At once crisply assertive and lovingly sensual, vocalist Jane Monheit is the jazz equivalent of the young and charming grade school teacher you secretly nurtured a crush on. A sophisticated bombshell of a performer with a voice that is, like her appearance, voluptuous and flawlessly pretty, Monheit has garnered well-earned comparisons to such icons as Ella Fitzgerald and the goddess of vocal pop, Barbra Streisand. In that sense, her sixth studio album, Surrender, is, at first glance, not dissimilar from her past work. Recorded with her working combo including husband and drummer Rick Montalbano, Surrender is a ballads-heavy album that features a mix of jazz standards, reworked pop tunes, and several bossa nova numbers. What is different is the focus and presentation of Monheit. Rather than featuring her here simply as a singer fronting a jazz band, Surrender is a cinematic showcase, a Broadway-sized coming-out party that finds Monheit's voice framed against sweeping orchestration and glossy, Technicolor arrangements. This is Monheit the vocal diva, the superstar.
Kenny Clarke was a jazz drummer and an early innovator of the BeBop style of drumming. As the house drummer at Minton's Playhouse in the early 1940s, he participated in the after hours jams that led to the birth of modern jazz. He is credited with creating the modern role of the ride cymbal as the primary timekeeper. Before, drummers kept time on the snare drum ("digging coal", Clarke called it) with heavy support from the bass drum. With Clarke time was played on the cymbal and the bass and snare were used more for punctuation. For this, "every drummer" Ed Thigpen said, "owes him a debt of gratitude." Clarke was nicknamed "Klook" or "Klook-mop" for the style he innovated.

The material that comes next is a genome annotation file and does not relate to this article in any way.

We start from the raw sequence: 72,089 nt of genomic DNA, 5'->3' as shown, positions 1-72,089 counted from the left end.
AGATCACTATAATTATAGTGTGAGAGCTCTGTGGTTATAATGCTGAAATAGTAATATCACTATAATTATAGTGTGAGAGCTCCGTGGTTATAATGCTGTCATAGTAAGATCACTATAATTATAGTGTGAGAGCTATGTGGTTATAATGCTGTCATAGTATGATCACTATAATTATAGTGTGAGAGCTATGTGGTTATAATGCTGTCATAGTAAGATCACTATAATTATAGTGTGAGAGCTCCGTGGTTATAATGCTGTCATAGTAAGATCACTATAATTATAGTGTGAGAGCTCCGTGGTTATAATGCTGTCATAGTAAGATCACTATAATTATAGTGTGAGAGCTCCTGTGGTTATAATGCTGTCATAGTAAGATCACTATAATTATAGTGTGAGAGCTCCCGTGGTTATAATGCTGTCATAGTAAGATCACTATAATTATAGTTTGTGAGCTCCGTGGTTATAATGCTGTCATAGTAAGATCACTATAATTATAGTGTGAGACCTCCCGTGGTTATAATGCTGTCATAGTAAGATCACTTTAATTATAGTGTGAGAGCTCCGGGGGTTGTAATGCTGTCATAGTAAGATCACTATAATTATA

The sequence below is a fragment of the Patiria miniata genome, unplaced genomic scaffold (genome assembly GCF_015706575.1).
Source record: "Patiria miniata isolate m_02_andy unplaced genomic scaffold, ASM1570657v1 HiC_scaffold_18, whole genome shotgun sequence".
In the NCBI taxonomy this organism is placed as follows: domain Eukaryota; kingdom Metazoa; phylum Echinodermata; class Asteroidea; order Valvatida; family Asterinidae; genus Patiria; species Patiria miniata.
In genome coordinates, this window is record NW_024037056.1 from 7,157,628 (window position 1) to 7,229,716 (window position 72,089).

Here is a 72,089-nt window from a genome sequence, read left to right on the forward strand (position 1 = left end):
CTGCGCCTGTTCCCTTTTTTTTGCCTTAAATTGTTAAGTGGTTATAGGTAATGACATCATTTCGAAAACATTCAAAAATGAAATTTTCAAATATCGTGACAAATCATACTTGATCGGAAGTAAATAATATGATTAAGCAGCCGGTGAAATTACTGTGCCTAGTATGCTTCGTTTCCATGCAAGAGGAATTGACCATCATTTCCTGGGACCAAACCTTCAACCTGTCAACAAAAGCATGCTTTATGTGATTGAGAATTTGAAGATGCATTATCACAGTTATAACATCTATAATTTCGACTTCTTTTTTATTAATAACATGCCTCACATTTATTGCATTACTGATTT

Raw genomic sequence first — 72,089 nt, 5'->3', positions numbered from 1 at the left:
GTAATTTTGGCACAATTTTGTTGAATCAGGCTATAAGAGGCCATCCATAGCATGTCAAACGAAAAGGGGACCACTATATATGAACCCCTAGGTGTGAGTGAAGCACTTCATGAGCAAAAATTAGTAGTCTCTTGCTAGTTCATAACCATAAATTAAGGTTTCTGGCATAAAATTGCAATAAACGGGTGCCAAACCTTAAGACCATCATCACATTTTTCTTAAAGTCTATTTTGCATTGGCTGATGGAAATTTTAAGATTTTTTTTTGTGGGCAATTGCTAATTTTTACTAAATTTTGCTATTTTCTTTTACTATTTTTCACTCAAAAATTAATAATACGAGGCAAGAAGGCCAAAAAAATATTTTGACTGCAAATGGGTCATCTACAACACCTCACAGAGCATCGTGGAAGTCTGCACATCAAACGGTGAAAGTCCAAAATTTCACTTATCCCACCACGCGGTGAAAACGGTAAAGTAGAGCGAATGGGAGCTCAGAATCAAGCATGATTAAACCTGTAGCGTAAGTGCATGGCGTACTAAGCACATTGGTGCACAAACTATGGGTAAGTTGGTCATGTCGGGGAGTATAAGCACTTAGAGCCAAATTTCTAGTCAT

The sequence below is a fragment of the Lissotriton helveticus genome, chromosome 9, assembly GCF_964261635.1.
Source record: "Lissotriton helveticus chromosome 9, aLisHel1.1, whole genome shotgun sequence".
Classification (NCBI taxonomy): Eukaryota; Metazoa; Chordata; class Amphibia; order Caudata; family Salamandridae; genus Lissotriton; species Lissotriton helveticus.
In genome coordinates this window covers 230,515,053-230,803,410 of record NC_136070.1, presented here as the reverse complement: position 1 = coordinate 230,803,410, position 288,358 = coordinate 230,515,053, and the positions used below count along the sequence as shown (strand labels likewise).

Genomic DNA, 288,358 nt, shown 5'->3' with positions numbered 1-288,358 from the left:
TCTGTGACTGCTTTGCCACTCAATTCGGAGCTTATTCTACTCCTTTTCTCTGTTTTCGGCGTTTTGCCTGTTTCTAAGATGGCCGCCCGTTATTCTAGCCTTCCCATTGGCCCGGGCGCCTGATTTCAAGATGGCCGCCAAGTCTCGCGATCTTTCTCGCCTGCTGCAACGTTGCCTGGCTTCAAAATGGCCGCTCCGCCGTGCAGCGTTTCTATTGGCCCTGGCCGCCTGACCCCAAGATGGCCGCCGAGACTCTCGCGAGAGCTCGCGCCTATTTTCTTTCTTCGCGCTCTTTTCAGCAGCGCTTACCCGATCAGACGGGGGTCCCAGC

His follow-up to Blowin' Like Hell burns with a ferocious intensity, particularly for his groundbreaking work on chromatic harp and his ability to cover all styles with remarkable elan. Again, he wrote most of the songs, and "Pawnshop Bound," "Trying to Stretch My Money," and "With a Tear in My Eye" are real songs. Instrumentals like "Chasin' the Gator" feature Clarke with Alex Schultz on lead guitar.
His fourth CD from Alligator is his jazziest and bluesist recording to date. Clarke has written half of the compositions and put his own sound and style on those he did not write. Highlights include "The Boss" (inspired by saxophonist Willis Jackson) which is a fast jump that finds chromatic harp riffing along with a horn section – some interesting ideas. Other tunes are the Benny Moten tune "Moten Swing," "My Mind is Working Overtime," (a Latin-tinged tune written by Clarke), and "Letter from Home".